Democracy is, in totality, the epitome of collectivism. Democracy goes hand in hand with the lie of individuality, as it builds upon that lie and is an extension of this collectivist order, this social order. From representative democracy to direct democracy, if we as a “community” seek to choose amongst ourselves, why do we collect in meeting halls to decide on matters? Any collection of human beings brings about coercion and hegemony, as we are social creatures.


You can argue, two individuals talking and deciding on a matter is “direct democracy” and I will say that is just lazy and a straw argument. Definitions are dependent on democracy for crying out loud. Democracy is not two individuals talking about a decision they must reach a conclusion to, democracy is an extension of “community” on the individual to decide and pretend like their opinions matter. Democracy is what makes us into a mass of, for lack of a better term, sheep. Democracy is just the smoke screen of a social order, a hegemonic structure of coercing individuals into a “solution.”


Harsh words they may be, and I can already feel the blood boiling from those in disagreement, but think about it. Remember general assemblies and how boring they would get? Remember hearing stupid opinion after stupid opinion, and that especially stupid opinion put forth by that stupid person? (We all remember this person from occupy). The process would take forever and eventually become so dull we would vote “yes!” on any proposal, no matter how strictly we think we adhere to “anarchist principles.” General assemblies are a perfect example of direct democracy. They are based around consensus and everyone gets a say. The only effective aspect they played in our lives ( or do play if you continue using this process) was/is the helping us find our REAL friends and comrades. The boredom caused us to look around for eyes just as annoyed as we were, and we found them. We found our comrades and created our own groups, and many of them still exist to this day. Democracy, and extreme collectivism in general, lets us separate those in our “community” who we feel close to, and who we wish saw punched in the face.


Swiftly put, direct democracy would only allow us to really find community, rather than the terrible community that we are faced with everyday. This is the only positive I can see from implementing this model of decision making everywhere. Our goal as anarchists is to not install a new hegemony of will under the guise of “community”. Our goal, or desire as anarchists is to destroy that which destroy’s us, our self, our individuality. Anarchism is the truest expression of individualism, so why submit ourselves to the will of order when we can chase our desires mutually as equals?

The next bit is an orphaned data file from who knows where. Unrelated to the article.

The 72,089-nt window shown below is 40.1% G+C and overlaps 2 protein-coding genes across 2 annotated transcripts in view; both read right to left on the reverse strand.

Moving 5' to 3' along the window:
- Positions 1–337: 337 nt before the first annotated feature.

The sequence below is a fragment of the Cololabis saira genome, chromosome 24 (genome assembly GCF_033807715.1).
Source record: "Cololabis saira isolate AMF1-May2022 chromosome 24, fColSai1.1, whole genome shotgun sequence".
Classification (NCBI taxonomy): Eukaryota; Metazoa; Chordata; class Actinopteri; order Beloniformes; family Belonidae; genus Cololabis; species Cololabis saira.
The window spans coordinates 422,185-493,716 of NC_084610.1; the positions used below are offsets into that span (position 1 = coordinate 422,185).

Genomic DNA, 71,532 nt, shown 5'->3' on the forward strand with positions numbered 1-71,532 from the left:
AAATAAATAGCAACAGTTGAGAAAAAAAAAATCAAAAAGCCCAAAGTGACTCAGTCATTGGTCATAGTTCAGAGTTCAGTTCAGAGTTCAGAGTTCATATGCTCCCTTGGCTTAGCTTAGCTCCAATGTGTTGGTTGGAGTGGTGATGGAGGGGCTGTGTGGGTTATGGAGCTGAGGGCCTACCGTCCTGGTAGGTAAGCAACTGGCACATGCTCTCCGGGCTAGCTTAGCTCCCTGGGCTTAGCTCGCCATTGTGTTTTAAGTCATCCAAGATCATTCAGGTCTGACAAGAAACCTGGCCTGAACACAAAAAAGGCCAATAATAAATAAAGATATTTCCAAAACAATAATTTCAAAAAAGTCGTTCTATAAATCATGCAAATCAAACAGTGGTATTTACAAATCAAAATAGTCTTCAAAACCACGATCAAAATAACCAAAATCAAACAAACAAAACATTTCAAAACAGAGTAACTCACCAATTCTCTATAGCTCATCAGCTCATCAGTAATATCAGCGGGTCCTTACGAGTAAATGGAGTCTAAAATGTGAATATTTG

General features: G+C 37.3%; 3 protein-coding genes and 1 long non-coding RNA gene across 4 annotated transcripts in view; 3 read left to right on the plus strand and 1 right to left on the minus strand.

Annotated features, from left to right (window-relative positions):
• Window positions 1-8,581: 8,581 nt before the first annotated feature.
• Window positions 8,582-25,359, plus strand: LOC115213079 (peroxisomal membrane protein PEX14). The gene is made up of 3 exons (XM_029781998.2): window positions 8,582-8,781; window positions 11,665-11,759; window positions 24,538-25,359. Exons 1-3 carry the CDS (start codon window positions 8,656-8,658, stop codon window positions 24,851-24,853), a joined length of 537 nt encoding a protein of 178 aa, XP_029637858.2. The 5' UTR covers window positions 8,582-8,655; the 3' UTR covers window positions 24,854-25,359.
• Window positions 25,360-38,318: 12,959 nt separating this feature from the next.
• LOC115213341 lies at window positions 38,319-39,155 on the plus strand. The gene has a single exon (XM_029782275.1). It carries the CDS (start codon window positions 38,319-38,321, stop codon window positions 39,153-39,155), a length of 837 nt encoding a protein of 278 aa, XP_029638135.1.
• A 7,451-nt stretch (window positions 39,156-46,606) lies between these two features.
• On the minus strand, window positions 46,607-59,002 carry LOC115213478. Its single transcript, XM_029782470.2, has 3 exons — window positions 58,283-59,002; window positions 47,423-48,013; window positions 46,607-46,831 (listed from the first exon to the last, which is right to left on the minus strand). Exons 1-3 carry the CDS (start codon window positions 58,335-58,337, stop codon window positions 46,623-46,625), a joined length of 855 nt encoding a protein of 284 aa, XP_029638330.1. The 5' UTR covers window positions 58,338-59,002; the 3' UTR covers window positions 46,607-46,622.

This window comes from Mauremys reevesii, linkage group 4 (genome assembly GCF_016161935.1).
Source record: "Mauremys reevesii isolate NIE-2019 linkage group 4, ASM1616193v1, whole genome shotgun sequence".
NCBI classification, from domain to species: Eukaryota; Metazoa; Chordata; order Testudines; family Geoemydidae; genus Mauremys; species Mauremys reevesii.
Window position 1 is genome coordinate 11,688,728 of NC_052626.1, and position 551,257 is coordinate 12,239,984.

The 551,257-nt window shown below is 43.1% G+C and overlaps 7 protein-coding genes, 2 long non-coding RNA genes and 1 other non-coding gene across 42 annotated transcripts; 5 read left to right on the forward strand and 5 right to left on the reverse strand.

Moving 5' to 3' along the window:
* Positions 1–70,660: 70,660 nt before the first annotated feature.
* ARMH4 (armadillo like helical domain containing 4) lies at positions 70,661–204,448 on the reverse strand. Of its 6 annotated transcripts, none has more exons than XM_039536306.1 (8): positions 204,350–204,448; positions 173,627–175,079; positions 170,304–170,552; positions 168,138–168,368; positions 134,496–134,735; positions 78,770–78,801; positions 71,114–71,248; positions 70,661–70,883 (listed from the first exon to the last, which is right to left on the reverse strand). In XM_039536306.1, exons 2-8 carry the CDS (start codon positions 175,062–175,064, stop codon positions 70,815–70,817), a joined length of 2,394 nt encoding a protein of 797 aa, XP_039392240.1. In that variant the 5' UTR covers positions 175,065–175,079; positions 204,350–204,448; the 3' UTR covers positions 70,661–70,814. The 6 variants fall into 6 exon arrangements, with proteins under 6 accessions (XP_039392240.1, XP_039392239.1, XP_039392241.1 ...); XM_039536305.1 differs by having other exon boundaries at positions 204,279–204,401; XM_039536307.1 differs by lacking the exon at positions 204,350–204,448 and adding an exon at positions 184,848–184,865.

Instead of propagating the lie of democracy, we should be exploring alternatives and newer, fresher ideas. Now, I’d be quite the asshole to suggest exploring alternatives without offering any jumping off points! So, I propose differing collectives, reading groups, and individuals ask each other these questions, and in general really discuss what we mean by democracy and whether or not it is desirable.


1. How do I coerce others with my daily actions? What are those specific actions? Ask each other, and discuss with each other in what ways you reproduce your own social environment. Ask each other about specific actions you take that coerce others into “your” line of thinking and the different positions “you” take.


2. Why do you want democracy? Delve deep into the reasons, and personal validation you provide to justify democracy as the specific decision making model you wish to see your self-governance take place.

3. What are other words we use to describe our social interactions and decision making processes? Personally, consent is my preferred “model” for decision making. Consent for me is not coercing the person in any way shape or form and allowing their complete individuality to take hold. There have to be more options however, and I am positive if you are reading this you can come up with at least 1 other model.


Discuss this essay itself. Do you agree? Do you disagree? What do you really think? I have personally left this critique vague in order to allow individual conclusions and realizations when reading this essay. I also love discussion, so if you want to discuss this essay, or really anything else, feel free to email me at Say whatever you like, whether you hate me for being a dirty petty bourgeois individualist, or if this essay inspired you. Whatever it is, I’d love to hear it.


The last authority you have to question is yourself. Hurry comrade to not only arm yourself, but to think for yourself!